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posted: 4/7/2012 9:04 AM

Consider what Easter's truths mean to you

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Over the years, I think I've managed to say something about every major holiday on the calendar except for one: Easter.

It's hard to write about Easter. There is nothing amusing about it, and it's not really even a family celebration. Rather, it's an observance that tends to be very personal.

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The fact is, at Easter and during the weeks before and after, we acknowledge -- or perhaps try to avoid acknowledging -- some of the most significant truths about our individual and collective humanity.

The truths of Easter touch us as those of no other holiday can. For example: Love is the overriding need in all human relationships; there is power in courageously stating your beliefs, even when sacrifice is involved; popular acclaim is fickle and can easily turn into condemnation; the potential for betrayal and evil lies within each of us; with apologies to Billy Joel, it does seem that only the good die young; new beginnings are exciting; God loves and forgives unconditionally; and God acts on our behalf. There are many more.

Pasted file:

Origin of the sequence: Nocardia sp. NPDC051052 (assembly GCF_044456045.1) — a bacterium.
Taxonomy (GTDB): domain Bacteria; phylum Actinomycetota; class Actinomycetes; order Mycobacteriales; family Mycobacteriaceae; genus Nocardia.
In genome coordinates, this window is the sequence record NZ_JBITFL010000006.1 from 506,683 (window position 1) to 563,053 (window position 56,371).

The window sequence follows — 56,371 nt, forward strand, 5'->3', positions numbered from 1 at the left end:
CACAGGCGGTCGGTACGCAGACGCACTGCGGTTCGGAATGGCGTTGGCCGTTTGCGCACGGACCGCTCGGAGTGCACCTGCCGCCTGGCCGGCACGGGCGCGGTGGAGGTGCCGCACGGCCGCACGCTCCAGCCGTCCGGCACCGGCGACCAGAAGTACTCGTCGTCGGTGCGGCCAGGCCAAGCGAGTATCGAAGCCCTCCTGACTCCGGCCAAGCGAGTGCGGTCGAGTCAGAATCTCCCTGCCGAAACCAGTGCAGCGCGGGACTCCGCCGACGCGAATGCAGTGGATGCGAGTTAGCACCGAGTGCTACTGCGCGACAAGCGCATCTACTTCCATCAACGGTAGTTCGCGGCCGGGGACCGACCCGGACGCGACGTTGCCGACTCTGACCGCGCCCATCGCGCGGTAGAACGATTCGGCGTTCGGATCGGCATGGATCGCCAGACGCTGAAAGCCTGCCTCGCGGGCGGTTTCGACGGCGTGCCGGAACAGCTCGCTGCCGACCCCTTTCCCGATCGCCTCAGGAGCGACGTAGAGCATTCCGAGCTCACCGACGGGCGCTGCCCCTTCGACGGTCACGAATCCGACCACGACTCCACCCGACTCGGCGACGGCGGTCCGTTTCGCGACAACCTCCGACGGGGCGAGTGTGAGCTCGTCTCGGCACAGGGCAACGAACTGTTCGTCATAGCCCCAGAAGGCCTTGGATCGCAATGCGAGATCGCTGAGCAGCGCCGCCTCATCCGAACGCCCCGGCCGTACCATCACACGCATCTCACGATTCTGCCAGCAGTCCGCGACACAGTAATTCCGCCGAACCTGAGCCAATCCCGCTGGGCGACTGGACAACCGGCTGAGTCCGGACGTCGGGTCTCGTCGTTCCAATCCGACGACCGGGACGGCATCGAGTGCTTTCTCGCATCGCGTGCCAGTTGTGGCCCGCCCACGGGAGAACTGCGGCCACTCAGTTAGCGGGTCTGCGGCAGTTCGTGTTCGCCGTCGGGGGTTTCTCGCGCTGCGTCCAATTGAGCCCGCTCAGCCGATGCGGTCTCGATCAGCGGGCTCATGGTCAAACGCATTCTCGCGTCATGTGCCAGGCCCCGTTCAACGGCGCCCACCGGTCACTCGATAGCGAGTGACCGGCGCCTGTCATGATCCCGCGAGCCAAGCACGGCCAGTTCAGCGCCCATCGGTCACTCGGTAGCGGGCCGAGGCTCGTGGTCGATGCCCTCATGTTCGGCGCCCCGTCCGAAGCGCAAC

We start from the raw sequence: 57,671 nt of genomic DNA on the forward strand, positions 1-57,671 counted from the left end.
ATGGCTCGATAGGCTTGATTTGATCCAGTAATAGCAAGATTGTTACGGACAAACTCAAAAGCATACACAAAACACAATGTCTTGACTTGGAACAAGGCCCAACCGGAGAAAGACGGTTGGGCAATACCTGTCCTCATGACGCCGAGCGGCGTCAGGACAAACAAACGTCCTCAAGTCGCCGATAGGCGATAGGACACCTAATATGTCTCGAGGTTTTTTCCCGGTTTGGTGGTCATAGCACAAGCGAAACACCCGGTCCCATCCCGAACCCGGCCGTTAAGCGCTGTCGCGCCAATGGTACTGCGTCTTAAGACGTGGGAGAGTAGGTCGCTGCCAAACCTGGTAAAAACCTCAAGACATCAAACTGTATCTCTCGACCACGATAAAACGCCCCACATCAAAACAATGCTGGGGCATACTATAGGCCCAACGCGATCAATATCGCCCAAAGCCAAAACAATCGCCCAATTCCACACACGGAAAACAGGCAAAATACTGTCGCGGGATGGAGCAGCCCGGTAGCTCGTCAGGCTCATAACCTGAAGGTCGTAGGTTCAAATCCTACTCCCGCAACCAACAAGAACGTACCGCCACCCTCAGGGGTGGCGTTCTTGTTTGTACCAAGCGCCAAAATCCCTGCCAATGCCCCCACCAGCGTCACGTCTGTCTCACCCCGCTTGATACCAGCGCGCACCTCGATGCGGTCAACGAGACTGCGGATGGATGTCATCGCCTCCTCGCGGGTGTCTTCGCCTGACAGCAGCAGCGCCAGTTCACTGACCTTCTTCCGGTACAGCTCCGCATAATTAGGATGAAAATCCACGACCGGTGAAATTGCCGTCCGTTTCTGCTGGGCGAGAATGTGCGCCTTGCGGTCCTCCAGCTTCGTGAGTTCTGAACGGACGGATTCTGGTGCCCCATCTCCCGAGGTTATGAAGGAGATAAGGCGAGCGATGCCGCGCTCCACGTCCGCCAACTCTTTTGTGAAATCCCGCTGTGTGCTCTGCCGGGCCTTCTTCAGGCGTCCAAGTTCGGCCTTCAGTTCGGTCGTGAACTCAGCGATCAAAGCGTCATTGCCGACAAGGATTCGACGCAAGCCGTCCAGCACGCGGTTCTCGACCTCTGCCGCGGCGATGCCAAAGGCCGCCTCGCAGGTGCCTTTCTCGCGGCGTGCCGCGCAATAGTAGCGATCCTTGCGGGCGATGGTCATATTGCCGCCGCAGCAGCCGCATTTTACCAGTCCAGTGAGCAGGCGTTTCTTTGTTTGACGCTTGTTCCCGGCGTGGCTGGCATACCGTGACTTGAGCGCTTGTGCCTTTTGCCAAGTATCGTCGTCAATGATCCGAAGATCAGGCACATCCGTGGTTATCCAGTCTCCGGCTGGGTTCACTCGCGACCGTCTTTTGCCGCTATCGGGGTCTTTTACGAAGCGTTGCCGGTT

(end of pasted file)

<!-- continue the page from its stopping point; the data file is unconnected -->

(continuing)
Of all the Christian holidays, Easter has most clearly kept its spiritual identity intact. Whether we believe that or not, Easter rests firmly on our accepting an event that does not fit into our 21st Century understanding of reality. And it speaks all the more clearly (and disturbingly) because of it.

The truths claimed at Easter challenge us as no other holiday themes can, and most of us feel a bit uncomfortable with such ideas -- perhaps because they hit too close to home and touch us deeply.

Of course, in the time-honored American tradition, we've tried to make Easter a bit more palatable by commercializing it with rabbits who deliver colored eggs, parades, new clothes, cards and family feasts. But when it comes right down to it, it really hasn't worked.

Like it or not, I guess we are stuck with Easter as a religious holiday. We can accept its claims or reject them; we can even try to ignore them. But we must deal with them in some way.

I hope you will risk using this holiday to consider the message of Easter and what it does, or does not, mean to you. Whether you accept or reject the themes of Easter, they deserve your serious attention.

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